The Bank of Korea Gov. Lee Ju-yeol on Tuesday underlined that the key factors in the nation’s upcoming policy rate decisions should be growth and inflation indexes, dismissing concerns that Washington’s recent signals to accelerate its monetary tightening cycle will press Seoul to follow suit.
While sidestepping direct remarks, his defensive tone regarding the nation’s economic capacity empowered speculations that Seoul will freeze its policy rate next month and delay the hike move to later in the year until inflation inches up.
“The BOK has been consistent over its monetary policy approach. If the economy sustains its growth pace and inflation nears the targeted level, further alleviation of (monetary) easing may be considered,” said Lee in a luncheon meeting with reporters.
The top monetary policymaker assessed the nation‘s growth and consumer prices to be ”on the right track.” In April, the bank predicted that the country would grow 3 percent with inflation reaching 1.6 percent this year.
Under current circumstances, however, the central bank will keep a “stern watch“ on the market until figuring out its economic perspective and rate hike policy at the next monetary policy board meeting slated for July, he added.
The BOK had previously suggested that the inflation needs to recover the 2 percent range in order to consider an additional rate hike.
South Korea’s key interest rate currently remains at 1.5 percent for six consecutive months, after a 0.25 percentage point increase in November last year, marking the first hike in more than six years.
Despite the reiterated wait-and-see approach, the BOK chief’s latest speech was largely taken as a slightly hawkish turn as he had recently called for the prolongation of the easing policy while the country pulls through slow growth and low inflation.
“There is the need to maintain the current eased monetary policies, as the domestic economy is under low inflation pressure in terms of demands, despite overall growth,” were Lee‘s words at the BOK’s 68th anniversary last week.
But notable external factors have made appearance during the past week, the top banker admitted.
While the US Federal Reserve indicated that it may carry out two more policy rate hikes this year, in addition to its latest and anticipated hike to a range of 1.75-2 percent, the mounting trade tension between Washington and Beijing was seen as a potential dampener to investor sentiment.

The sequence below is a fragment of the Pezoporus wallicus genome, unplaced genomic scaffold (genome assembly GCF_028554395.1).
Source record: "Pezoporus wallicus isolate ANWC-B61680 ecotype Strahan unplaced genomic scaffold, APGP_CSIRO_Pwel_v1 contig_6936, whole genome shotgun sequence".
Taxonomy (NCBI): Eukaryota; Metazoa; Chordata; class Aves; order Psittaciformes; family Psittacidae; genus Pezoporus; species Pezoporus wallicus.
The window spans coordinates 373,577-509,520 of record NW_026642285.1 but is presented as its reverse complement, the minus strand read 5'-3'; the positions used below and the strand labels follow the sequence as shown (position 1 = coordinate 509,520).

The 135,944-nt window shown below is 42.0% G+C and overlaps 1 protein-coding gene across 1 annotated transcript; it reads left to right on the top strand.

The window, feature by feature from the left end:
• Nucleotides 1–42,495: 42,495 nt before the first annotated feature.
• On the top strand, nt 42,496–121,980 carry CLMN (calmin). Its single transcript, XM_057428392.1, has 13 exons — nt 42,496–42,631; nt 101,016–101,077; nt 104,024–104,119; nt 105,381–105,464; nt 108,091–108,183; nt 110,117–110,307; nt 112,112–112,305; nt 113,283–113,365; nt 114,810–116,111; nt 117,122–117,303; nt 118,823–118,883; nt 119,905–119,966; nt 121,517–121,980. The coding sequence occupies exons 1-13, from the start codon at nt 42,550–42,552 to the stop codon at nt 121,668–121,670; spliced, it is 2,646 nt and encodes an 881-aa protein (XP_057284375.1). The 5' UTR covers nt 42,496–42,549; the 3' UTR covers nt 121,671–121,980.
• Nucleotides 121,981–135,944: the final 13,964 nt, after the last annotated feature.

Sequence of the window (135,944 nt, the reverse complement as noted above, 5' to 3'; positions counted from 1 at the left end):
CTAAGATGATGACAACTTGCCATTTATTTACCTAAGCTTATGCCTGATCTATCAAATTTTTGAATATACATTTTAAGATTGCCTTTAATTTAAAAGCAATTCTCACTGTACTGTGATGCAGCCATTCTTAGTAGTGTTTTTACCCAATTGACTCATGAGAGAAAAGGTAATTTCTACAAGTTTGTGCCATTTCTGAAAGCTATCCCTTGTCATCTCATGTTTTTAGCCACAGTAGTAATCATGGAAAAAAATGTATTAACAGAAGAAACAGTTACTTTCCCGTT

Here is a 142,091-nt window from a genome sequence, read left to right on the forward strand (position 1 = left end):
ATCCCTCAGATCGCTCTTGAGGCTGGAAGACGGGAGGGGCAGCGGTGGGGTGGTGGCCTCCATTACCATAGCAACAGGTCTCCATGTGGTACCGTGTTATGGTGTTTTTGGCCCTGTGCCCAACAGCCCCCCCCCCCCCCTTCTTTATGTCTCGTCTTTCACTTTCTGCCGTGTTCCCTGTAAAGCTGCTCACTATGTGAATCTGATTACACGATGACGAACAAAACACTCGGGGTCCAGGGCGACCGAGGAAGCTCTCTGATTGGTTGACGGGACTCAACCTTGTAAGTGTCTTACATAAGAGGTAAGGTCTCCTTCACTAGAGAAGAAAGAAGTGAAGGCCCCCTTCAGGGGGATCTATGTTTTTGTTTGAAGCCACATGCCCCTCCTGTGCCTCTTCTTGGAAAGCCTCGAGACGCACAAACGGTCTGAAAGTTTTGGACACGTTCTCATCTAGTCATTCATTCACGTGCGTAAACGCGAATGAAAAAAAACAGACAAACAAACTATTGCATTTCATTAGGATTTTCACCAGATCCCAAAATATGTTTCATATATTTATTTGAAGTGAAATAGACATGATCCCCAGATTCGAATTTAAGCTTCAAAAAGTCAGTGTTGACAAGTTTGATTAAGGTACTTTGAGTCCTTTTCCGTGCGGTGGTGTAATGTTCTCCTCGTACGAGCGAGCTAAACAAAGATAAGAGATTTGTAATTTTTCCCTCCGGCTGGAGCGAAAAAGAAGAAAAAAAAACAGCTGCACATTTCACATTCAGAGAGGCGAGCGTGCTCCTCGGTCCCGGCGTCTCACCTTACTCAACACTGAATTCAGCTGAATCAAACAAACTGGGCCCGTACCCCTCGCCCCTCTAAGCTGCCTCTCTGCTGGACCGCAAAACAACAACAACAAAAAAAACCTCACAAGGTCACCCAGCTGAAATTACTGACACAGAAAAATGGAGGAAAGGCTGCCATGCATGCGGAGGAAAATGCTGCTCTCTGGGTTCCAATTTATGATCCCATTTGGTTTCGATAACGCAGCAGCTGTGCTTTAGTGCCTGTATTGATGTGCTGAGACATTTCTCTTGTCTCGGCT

“In case the financial instability of emerging markets spread on further, the risk sensitivity of global investors may rise, which will in turn boost volatility in capital flow or prices,” Lee said.
“But considering (Korea’s) current account surplus and financial soundness, possibilities are low that a drastic capital outflow may occur here within a short period of time.”
He also referred to the decision by global rating agency Moody’s Investors Service on the previous day to maintain Korea’s rating at “Aa2” on the back of its resilience to global shocks, eased geopolitical risks and sound public finances.
“Despite some fluctuation in stock investment, there has been a steady capital influx into the bond funds, indicating a positive assessment of the country’s financial market,” Lee said.
When asked about the country’s record-high household debt and the dilemma between the minimum wage hike and income distribution, the BOK chief refrained from detailed comments.
“Monetary policies should be decided and operated in consideration of macroeconomic situations and financial stability of the market, and therefore should not be associated with concepts such as income distribution,“ he said,
By Bae Hyun-jung (email@example.com